That night at the Brown Derby, it became clear that DiMaggio was starting to reconcile the fact that Marilyn was the more desirable, more well-known personality between them. Something that he would never quite get used to. Being the “big baseball star” that he was. But sex usurped sports any day of the week. And that was something Slugger was going to have to get accustomed to. If he wanted the relationship to endure…

Marilyn had ordered the Spaghetti Derby that night (long before Lucy Ricardo would immortalize the dish in a 1955 episode of the show called “L.A. At Last!”). Slugger was sure to condemn her for it, not only because it was an event with a pre-catered menu, but because he felt she was gaining too much weight and needed to “cool it” on her carbo-loading. She snapped back, “Call me Greta Carbo. ‘I vant to be alone…’ with my spaghetti.” He couldn’t help but laugh. She was frequently endearing to him that way, melting his otherwise cold, immoveable heart. He was starting to realize, however, that she had that effect on most men, and it made his blood boil. 

His jealousy reached such a crescendo that night that he forced them to leave the party early, citing some excuse about needing to wake up in time for a trip to Carmel they had planned. There was no such plan, but Marilyn partly wanted to hold him to the fake excuse. She did so love the sea.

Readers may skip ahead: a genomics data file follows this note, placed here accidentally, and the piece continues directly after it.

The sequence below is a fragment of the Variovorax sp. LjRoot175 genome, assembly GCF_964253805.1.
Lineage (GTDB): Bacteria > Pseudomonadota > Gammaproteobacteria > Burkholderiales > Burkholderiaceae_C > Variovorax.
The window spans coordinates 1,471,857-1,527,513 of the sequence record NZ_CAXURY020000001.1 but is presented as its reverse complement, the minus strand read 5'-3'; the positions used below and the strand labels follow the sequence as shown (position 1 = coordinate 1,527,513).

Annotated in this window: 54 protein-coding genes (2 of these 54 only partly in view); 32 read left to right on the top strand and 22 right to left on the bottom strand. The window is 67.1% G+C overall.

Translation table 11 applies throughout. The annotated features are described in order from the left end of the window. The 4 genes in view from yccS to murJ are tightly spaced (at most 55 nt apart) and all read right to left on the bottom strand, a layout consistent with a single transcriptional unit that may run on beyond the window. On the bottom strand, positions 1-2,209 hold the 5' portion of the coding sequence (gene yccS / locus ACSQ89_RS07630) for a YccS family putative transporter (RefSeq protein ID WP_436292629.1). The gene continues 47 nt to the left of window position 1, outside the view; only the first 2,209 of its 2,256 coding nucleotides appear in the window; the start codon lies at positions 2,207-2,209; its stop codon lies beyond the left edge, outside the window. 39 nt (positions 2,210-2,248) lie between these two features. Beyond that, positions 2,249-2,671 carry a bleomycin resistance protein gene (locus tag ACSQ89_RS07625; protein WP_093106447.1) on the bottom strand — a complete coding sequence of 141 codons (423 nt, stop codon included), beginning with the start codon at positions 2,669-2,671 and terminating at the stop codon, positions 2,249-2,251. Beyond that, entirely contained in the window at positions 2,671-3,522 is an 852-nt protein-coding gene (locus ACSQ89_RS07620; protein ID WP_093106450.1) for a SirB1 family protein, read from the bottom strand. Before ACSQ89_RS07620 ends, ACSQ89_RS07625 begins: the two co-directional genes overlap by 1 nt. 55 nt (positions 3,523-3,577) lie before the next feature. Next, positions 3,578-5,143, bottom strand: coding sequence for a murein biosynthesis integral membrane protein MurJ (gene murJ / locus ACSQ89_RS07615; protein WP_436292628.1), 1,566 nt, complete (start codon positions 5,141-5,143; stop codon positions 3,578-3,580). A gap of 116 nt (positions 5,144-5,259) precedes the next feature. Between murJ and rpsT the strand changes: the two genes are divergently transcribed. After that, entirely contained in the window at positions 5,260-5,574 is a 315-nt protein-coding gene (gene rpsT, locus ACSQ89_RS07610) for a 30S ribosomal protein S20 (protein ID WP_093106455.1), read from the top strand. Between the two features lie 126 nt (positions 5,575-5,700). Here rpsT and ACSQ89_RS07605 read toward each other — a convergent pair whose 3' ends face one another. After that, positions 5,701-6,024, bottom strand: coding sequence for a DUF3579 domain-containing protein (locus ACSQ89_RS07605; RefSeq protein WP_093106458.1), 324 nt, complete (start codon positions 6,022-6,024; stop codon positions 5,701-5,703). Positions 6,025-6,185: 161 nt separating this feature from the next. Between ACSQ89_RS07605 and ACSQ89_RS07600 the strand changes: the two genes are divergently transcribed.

On the way out, a number of newspapermen were waiting to get their shot. It was at this moment that Marilyn’s shoe came off, and, as she bent over to pick it up, she revealed to them just enough of her backside beneath her form-fitting dress to showcase that she was wearing nothing underneath. And here everyone had thought it took an intense system of pulleys and levers in the shapewear realm to hold all that body together. But no, lo and behold, the front page of the paper the following morning revealed that Marilyn was the type of girl who favored going girdleless and pantyless.

Slugger could have killed her for the humiliation, but he also partly wanted to spare her the subsequent shame she would keep enduring if she went on as an unmarried woman. It was soon after that they were married, on January 14, 1954. In the dead of winter. But California didn’t much believe in winter, not even in San Francisco, where they tied the knot at City Hall. And Marilyn no longer believed in the existence of a man who would accept her as she was without trying to change or tame her. 

She married Joe because she knew he was right. It would protect her against the accusations that were soon to ramp up about her moral “looseness.” At the same time, she avoided the Brown Derby after that night as much as possible. For her, it could be traced to the instant DiMaggio felt he needed to cage her with marriage. And, truth be told, she didn’t laugh at all during that I Love Lucy episode when it finally did air.